None of it really makes sense. The lines barely come together, looking more like a scribble than a carefully crafted illustration. The words rhyme, yet bear little resemblance to any poem within the literary canon. At first glance, the pages seem to reveal nonsensical musings designed for a nascent observer.
Growing up, Shel Silverstein’s Where the Sidewalk Ends was my portal. Once opened, the purple walls of my childhood room melted away, and up sprang the two-dimensional world made up of Silverstein’s scrawls from the corners of each page. I eagerly thumbed through the pages with chocolate-covered fingers, staining each corner with a brown thumbprint. The stories I attentively read had simple diction, yet they told of impossible wonders like flying boys and rats that ate cats. Glancing at my old, ragged copy from so many years ago, the binding magically opens to a particular poem. On a wrinkled yellow page, eight lines compose the stanza that I read nearly every day:
Sandra’s seen a leprechaun,
Eddie touched a troll,
Laurie danced with witches once,
Charlie found some goblins gold.
Donald heard a mermaid sing,
Susy spied an elf,
But all the magic I have known
I’ve had to make myself.
At the time, I honestly connected with this poem due to my temporary love of leprechauns. But over time, I started to understand how it describes a person’s ability to imagine something more spectacular than a chance encounter with a mischievous fairy leading her to a hidden pot of gold at the end of the rainbow. Now I see that the poem describes a person who has not been handed many of life’s incredible opportunities, but who instead takes the initiative to create her own.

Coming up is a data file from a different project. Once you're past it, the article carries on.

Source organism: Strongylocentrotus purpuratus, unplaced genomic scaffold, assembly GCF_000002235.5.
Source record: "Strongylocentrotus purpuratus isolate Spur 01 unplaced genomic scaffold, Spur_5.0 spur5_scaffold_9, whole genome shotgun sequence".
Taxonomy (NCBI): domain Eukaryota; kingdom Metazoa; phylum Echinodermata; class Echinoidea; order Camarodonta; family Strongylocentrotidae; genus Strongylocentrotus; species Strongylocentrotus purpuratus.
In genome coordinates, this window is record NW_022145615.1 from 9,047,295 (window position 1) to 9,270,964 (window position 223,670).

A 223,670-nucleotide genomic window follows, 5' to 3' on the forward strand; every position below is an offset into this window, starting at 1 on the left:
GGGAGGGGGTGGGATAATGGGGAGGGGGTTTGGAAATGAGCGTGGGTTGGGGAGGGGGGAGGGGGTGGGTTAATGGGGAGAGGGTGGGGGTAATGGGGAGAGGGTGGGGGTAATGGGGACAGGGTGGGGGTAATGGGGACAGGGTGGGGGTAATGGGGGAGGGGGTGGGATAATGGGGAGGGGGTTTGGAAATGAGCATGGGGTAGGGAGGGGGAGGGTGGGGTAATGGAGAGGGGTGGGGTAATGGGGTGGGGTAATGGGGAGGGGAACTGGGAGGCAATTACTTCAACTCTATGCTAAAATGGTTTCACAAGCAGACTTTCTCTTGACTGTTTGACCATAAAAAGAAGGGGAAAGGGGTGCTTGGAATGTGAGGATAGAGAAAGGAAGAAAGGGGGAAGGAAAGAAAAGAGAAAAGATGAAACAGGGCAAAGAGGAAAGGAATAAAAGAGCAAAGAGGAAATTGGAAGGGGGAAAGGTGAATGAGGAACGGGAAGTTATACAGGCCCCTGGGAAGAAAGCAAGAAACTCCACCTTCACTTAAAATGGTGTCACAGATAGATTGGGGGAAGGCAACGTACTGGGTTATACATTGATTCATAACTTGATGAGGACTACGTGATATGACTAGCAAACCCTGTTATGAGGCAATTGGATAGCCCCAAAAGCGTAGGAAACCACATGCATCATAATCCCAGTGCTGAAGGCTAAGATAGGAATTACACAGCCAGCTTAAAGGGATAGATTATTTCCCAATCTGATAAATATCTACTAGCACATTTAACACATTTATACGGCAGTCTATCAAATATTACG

After revisiting the poems, I discovered another artifact from my youth tucked inside the back cover. My old homemade bookmark, tattered and nearly illegible, inquired in bright pink Comic Sans, “What do you want to be?” The faint pencil markings barely disclose my response: “a magician.” Though I love a good magic trick, I truly yearned for the ability to turn my life into an adventure of my own design. These days, instead of dreaming up enchanting creatures, I spend my time scouring the internet for the cheapest way to see the Northern Lights or the coolest car to drive across the country, all in the hopes of making some magic of my own.
This collection of poems serves as a guidebook for how I would like to live my life. The eponymous poem urges me to return to a time that combines majesty and mystery, and to find awesome wonder in the unknown. I must abandon the perfection and comfort that accompany the gray hue of an ordinary existence in favor of the bright and striking colors of invention and creativity—to go to where the sidewalk ends.
Silverstein’s collection is still my portal, and so I strive to go to sleep a bit happier than I awoke by actively pursuing creativity in my day. Now that I am at university, I look to the future as an opportunity for joy rather than striving for conventional success. My plans often largely resemble those scribbled illustrations from my beloved copy, but I embrace the messiness as an exhilarating opportunity to be passionate about whatever I do. The sidewalk ends somewhere, and I will not be afraid to step off the edge, away from the safety nets that life has provided for me.
Like this article? Interested in telling The Tribe about your own book that made you? In this series called “To The Books That Made Us” created by first year Caterina T. S. Casalme, pieces of literature big and small, academic or not, are discussed in terms of their effects on you. If you’d like to contribute to “To The Books That Made Us”, contact firstname.lastname@example.org.